Tag Archives: graduation

Leaving For Kampala

As I write this, am packing and unpacking and repacking. I’ve sat on the suitcase and finally managed to have it closed. Now I have to figure how the rest of my stuff is going to fit into other two small bags. The situation looks hopeless. To get away from this depressing mood, I’m thinking of motorcycles. My current wallpaper (desktop background) is a picture of the kind of bikes used at the 30th edition of the Dakar Rally. [Google it.]

 

The bike used in the Dakar rally, super cool, eh?

The bike used in the Dakar rally, super cool, eh?

On my list of things I want to achieve this year: Learn how to ride a motorbike. Check. Learn French, next target. When I get back to Nairobi, I’m applying for a motorbike license. Some are still asking me, why a bike?

I’ve been trying to explain how I’m trying to be unique. Graduation may not be for another three months, but when it finally arrives, most of my fellow graduands will be arriving for the rehearsal ceremony in borrowed/begged/rented/stolen cars to impress. I, on the other hand, will be on a motorcycle, which is way cooler and more impressive not to mention different.

Nonetheless, my motorcycle lessons were interesting. To start with, there was no theory and even if there was, I don’t think I would have understood much of my teacher’s Congolese Kiswahili. So here are the parts of the motorcycle as I understand them:

Umbriage: (I hope I have spelled it correctly, that is how it is pronounced): I suppose this is the clutch. Located on the left handlebar, you have to hold it when shifting gears and release it so you can shoot forward. Which is what I’ve been doing when I’m starting up the bike. You’re supposed to release the clutch slowly so you can leave smoothly but I usually let go so fast, the bike almost leaves me behind. Takes practice though and am almost getting the hang of it.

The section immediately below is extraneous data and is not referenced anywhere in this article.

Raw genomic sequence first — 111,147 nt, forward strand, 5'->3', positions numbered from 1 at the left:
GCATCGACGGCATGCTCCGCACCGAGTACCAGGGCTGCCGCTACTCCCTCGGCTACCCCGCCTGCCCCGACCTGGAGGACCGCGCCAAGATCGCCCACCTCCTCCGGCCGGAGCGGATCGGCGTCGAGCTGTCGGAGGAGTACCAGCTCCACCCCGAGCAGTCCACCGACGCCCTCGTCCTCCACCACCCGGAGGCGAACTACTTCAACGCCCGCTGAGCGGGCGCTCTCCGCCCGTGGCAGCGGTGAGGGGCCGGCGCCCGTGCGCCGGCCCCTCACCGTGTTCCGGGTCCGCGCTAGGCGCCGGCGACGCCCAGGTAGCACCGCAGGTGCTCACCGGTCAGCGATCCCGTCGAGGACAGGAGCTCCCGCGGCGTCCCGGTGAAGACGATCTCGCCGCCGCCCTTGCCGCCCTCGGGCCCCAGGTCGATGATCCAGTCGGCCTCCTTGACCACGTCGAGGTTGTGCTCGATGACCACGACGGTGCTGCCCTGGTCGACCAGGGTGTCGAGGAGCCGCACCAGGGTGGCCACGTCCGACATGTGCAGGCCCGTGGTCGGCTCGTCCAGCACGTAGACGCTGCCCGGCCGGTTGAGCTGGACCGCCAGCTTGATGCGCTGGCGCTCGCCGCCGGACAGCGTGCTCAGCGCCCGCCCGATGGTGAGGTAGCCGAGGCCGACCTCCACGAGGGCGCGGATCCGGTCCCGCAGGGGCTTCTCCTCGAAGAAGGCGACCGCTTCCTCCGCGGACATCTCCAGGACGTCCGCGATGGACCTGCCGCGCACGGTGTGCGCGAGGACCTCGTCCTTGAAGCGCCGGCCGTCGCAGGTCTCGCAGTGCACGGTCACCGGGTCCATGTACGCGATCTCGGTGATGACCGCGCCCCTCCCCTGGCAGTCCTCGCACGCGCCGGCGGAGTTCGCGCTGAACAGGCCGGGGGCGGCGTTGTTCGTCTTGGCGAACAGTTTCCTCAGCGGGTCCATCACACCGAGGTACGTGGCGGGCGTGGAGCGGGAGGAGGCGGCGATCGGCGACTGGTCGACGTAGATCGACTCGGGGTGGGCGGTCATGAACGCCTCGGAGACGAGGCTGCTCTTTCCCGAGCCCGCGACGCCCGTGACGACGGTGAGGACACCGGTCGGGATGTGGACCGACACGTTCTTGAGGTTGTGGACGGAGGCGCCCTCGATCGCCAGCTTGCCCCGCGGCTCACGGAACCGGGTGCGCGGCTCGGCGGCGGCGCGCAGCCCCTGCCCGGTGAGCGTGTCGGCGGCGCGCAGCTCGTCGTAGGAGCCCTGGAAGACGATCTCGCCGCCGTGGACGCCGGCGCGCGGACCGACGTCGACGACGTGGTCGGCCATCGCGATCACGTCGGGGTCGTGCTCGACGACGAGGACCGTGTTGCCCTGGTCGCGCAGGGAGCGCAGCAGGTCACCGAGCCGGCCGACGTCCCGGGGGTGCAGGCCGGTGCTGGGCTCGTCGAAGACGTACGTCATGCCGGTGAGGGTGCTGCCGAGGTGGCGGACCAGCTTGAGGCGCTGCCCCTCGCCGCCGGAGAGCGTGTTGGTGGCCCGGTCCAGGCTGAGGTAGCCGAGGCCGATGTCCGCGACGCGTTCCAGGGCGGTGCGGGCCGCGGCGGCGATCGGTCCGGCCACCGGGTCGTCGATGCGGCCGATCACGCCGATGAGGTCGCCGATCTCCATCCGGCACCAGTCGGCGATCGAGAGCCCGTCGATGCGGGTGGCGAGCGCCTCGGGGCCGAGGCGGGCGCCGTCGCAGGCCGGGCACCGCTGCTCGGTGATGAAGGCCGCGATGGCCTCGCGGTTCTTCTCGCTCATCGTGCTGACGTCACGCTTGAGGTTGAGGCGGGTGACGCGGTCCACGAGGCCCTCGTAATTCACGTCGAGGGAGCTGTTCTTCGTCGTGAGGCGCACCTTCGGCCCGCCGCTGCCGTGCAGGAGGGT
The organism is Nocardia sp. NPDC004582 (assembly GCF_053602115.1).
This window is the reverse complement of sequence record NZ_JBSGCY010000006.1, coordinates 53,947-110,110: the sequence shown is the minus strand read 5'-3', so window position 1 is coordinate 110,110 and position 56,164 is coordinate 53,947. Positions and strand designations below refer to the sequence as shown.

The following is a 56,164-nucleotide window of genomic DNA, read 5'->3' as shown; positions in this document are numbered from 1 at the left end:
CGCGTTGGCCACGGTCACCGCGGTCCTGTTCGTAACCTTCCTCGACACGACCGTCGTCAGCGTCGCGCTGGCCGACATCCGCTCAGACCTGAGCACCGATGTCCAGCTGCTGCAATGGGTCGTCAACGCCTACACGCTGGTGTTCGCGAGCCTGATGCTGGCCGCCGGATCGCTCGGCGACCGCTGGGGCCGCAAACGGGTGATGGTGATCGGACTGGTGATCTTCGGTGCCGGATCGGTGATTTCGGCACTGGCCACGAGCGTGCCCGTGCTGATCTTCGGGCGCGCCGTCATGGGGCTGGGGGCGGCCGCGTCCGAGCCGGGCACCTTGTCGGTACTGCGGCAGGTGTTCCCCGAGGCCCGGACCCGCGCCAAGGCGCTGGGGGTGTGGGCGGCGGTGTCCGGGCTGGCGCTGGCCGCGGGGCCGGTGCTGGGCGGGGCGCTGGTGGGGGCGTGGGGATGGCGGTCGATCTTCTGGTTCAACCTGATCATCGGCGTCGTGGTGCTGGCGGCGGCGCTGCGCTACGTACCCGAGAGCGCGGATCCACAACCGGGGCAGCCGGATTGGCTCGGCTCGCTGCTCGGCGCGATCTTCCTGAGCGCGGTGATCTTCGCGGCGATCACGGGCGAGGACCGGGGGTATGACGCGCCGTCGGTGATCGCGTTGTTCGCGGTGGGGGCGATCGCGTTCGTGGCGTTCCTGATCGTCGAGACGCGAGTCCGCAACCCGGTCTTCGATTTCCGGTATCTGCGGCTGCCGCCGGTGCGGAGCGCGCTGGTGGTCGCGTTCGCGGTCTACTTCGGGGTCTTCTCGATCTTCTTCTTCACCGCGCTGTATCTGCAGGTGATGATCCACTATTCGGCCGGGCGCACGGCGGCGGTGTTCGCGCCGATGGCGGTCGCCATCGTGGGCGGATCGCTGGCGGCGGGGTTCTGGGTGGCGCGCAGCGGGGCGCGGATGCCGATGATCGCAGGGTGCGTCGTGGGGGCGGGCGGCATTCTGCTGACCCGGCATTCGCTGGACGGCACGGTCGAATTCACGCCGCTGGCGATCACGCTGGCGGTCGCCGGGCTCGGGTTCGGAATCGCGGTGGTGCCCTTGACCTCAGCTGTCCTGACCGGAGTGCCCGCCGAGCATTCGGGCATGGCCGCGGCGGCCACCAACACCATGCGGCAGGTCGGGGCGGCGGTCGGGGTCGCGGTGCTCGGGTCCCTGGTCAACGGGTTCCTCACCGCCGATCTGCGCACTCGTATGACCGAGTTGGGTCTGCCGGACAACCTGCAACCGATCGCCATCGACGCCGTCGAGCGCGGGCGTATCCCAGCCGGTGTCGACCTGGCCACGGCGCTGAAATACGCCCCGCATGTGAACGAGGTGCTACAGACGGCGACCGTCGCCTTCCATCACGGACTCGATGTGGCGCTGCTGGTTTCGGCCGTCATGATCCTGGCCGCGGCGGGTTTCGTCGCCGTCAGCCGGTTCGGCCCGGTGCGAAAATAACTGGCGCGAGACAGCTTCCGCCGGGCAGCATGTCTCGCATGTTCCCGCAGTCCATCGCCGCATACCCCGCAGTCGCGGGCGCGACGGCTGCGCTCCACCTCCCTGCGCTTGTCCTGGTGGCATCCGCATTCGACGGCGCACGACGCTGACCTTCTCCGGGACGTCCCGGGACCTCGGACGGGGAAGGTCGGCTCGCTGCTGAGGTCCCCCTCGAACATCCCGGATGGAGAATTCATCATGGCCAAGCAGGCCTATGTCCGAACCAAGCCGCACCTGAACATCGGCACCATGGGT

The Tia Moto Thing: Usually on the right handlebar, it’s the part that gives you power so you can accelerate. The vroom vroom part just before you leave. Accelerators on bikes have a different name though, am sure. Too lazy to google. It’s easily my favorite part of the bike. Vroom vroom!

Honi: the horn. At first I was honking all the time, because most people you find on the road don’t move out of the way. No matter how much you honk. So I’ve learned to just honk a little warning so they don’t make any sudden movements and then I’m the one who moves out of their way!

The brake: I find it easier to stop by stepping on the break instead of down-shifting until you stop, though stepping on the break shuts down the bike so you have to kick-start it into life again.
The lights of the bike I was using to learn were not working so I was just shown theoretically using my imagination. I have to remember to use the left side of the road in Kenya because in Rwanda they drive on the right.

I don’t know many other parts of the motorbike but I suppose that’s what mechanics are for, no? But… that’s what the internet is there for. Or is there a good book on motorbikes that anyone can recommend?

The day I was able to ride on my own, turning corners, starting and stopping, was my best day of learning. There was no teacher behind me, just me and the bike. Sometimes they’d shout instructions when am passing by: shift gears, sit properly (they want me to sit relaxed but I’m usually too tense, leaning forward wanting to be one with the bike.)